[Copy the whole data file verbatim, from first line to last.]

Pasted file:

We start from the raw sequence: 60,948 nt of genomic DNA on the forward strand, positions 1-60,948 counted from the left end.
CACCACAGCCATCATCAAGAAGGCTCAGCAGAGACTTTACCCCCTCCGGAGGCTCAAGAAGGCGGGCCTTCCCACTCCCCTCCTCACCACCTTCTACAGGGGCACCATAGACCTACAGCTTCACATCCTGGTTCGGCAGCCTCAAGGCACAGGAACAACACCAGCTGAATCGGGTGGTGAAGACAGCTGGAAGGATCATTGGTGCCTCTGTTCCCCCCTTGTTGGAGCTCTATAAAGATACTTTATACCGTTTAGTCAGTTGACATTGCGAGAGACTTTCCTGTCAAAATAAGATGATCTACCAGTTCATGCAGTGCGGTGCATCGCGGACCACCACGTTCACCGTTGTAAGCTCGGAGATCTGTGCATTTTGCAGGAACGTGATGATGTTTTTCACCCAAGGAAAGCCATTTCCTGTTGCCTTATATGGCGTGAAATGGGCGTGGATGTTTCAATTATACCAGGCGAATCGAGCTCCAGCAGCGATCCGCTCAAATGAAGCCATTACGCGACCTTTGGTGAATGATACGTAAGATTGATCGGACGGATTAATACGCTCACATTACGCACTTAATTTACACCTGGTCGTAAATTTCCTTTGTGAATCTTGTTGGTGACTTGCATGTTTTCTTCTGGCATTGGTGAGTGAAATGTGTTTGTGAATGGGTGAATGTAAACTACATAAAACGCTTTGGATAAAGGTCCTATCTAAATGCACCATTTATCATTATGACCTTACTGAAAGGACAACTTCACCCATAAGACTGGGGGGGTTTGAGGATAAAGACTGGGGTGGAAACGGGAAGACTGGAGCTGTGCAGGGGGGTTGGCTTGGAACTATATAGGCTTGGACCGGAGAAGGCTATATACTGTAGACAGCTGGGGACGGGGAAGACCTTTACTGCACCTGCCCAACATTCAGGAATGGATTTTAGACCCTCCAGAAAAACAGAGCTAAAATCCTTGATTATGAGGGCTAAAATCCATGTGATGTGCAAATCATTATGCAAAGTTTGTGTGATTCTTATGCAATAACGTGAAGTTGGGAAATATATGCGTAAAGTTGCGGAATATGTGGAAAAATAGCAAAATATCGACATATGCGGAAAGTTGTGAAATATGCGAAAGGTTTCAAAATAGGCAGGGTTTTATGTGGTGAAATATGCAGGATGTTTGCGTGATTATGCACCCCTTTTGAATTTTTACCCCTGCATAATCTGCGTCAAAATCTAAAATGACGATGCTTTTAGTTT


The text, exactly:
We start from the raw sequence: 60,948 nt of genomic DNA on the forward strand, positions 1-60,948 counted from the left end.
CACCACAGCCATCATCAAGAAGGCTCAGCAGAGACTTTACCCCCTCCGGAGGCTCAAGAAGGCGGGCCTTCCCACTCCCCTCCTCACCACCTTCTACAGGGGCACCATAGACCTACAGCTTCACATCCTGGTTCGGCAGCCTCAAGGCACAGGAACAACACCAGCTGAATCGGGTGGTGAAGACAGCTGGAAGGATCATTGGTGCCTCTGTTCCCCCCTTGTTGGAGCTCTATAAAGATACTTTATACCGTTTAGTCAGTTGACATTGCGAGAGACTTTCCTGTCAAAATAAGATGATCTACCAGTTCATGCAGTGCGGTGCATCGCGGACCACCACGTTCACCGTTGTAAGCTCGGAGATCTGTGCATTTTGCAGGAACGTGATGATGTTTTTCACCCAAGGAAAGCCATTTCCTGTTGCCTTATATGGCGTGAAATGGGCGTGGATGTTTCAATTATACCAGGCGAATCGAGCTCCAGCAGCGATCCGCTCAAATGAAGCCATTACGCGACCTTTGGTGAATGATACGTAAGATTGATCGGACGGATTAATACGCTCACATTACGCACTTAATTTACACCTGGTCGTAAATTTCCTTTGTGAATCTTGTTGGTGACTTGCATGTTTTCTTCTGGCATTGGTGAGTGAAATGTGTTTGTGAATGGGTGAATGTAAACTACATAAAACGCTTTGGATAAAGGTCCTATCTAAATGCACCATTTATCATTATGACCTTACTGAAAGGACAACTTCACCCATAAGACTGGGGGGGTTTGAGGATAAAGACTGGGGTGGAAACGGGAAGACTGGAGCTGTGCAGGGGGGTTGGCTTGGAACTATATAGGCTTGGACCGGAGAAGGCTATATACTGTAGACAGCTGGGGACGGGGAAGACCTTTACTGCACCTGCCCAACATTCAGGAATGGATTTTAGACCCTCCAGAAAAACAGAGCTAAAATCCTTGATTATGAGGGCTAAAATCCATGTGATGTGCAAATCATTATGCAAAGTTTGTGTGATTCTTATGCAATAACGTGAAGTTGGGAAATATATGCGTAAAGTTGCGGAATATGTGGAAAAATAGCAAAATATCGACATATGCGGAAAGTTGTGAAATATGCGAAAGGTTTCAAAATAGGCAGGGTTTTATGTGGTGAAATATGCAGGATGTTTGCGTGATTATGCACCCCTTTTGAATTTTTACCCCTGCATAATCTGCGTCAAAATCTAAAATGACGATGCTTTTAGTTT